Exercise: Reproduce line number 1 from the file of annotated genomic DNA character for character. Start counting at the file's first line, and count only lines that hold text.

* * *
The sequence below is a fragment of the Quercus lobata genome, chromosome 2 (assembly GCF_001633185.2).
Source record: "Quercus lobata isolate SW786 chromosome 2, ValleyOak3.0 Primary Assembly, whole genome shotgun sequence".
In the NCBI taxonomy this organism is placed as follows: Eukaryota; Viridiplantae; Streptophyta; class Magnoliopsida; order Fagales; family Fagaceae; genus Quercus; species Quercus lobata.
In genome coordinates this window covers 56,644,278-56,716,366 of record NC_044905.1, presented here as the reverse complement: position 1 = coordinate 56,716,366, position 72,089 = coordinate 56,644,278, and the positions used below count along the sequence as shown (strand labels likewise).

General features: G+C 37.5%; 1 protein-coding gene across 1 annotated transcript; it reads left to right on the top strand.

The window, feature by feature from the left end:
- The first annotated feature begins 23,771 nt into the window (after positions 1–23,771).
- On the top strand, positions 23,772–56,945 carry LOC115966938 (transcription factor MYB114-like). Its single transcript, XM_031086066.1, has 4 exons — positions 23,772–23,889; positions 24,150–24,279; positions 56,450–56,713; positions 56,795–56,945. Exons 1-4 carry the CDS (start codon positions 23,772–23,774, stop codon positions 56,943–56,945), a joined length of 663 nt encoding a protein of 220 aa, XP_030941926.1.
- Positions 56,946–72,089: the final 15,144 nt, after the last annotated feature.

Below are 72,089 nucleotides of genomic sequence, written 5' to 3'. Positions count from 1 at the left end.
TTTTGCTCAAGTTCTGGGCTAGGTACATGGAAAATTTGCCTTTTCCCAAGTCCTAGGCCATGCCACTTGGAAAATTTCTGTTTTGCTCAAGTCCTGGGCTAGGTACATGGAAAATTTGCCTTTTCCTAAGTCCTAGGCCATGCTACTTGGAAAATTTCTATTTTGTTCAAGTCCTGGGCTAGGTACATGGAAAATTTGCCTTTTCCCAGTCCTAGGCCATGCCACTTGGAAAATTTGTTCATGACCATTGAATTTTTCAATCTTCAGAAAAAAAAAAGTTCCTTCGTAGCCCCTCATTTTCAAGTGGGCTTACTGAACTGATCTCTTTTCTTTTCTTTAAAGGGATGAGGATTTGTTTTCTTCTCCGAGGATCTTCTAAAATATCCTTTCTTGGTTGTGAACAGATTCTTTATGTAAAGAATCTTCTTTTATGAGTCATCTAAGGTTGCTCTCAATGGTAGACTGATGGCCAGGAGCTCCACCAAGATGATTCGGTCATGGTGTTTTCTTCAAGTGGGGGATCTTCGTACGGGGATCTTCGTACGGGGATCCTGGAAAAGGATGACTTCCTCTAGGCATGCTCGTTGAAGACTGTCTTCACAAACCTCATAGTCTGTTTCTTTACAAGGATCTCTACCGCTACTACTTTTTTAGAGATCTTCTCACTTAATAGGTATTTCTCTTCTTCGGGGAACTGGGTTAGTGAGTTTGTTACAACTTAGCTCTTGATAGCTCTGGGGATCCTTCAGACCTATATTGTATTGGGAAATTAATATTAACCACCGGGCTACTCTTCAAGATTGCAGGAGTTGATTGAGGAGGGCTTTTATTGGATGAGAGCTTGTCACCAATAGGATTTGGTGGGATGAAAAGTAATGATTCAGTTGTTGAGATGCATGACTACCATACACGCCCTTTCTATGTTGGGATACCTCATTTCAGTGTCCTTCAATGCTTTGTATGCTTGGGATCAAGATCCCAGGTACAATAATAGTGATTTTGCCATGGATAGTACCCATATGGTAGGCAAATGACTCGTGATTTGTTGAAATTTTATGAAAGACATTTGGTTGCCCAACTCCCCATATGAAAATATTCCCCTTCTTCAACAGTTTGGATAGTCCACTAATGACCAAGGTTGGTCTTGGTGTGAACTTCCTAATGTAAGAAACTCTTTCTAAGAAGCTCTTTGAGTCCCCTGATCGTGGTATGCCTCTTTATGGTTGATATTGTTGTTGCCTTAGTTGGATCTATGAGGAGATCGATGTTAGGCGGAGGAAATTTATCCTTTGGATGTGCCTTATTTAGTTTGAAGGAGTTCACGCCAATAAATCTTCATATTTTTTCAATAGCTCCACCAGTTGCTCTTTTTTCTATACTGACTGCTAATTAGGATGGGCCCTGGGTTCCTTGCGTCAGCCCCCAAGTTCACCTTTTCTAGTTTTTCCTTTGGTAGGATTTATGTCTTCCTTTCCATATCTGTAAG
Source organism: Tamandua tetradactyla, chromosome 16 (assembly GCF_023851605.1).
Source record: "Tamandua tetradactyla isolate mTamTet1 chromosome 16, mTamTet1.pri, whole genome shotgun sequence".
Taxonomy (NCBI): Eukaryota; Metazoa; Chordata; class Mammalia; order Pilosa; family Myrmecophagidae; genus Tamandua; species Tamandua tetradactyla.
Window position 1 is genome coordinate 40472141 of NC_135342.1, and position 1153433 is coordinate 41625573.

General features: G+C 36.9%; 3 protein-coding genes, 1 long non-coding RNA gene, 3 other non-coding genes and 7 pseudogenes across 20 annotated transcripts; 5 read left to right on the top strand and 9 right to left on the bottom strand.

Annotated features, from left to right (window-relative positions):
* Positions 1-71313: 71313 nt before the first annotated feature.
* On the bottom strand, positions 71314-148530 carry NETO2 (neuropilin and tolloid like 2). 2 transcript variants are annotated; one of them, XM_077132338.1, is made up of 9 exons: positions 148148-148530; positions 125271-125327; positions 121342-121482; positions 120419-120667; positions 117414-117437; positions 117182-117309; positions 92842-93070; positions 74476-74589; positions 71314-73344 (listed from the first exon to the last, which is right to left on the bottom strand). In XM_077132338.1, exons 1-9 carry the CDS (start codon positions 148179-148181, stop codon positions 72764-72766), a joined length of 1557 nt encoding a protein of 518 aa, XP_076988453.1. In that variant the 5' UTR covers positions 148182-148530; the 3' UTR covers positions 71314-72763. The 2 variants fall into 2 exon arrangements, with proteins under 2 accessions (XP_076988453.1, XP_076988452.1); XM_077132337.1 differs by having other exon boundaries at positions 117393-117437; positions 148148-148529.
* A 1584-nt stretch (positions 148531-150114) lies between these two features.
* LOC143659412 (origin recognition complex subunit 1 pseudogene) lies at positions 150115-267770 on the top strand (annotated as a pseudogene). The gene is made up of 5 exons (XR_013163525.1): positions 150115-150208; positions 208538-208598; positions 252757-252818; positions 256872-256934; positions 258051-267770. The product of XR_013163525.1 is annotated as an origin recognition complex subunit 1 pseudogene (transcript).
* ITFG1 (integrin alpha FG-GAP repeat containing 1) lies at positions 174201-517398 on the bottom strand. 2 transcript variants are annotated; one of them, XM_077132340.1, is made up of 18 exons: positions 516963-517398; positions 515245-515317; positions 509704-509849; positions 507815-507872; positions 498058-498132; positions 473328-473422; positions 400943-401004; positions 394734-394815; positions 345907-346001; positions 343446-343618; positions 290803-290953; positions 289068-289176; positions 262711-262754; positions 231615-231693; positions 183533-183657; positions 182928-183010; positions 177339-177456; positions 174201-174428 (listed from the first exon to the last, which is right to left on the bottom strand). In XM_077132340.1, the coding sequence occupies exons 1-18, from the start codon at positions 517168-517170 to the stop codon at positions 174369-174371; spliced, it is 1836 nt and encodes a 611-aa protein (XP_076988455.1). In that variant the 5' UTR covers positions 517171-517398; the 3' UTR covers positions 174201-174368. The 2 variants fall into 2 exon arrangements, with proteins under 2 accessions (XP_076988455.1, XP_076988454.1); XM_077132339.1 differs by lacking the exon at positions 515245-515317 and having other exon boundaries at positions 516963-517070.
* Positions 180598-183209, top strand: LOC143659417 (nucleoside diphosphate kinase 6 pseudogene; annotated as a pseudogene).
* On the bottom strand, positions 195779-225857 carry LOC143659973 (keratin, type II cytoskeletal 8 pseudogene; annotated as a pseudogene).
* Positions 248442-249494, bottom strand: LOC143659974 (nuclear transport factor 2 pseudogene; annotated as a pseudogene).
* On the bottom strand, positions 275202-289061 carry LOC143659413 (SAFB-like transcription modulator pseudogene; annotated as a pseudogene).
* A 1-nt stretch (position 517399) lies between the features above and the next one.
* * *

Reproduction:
The sequence below is a fragment of the Quercus lobata genome, chromosome 2 (assembly GCF_001633185.2).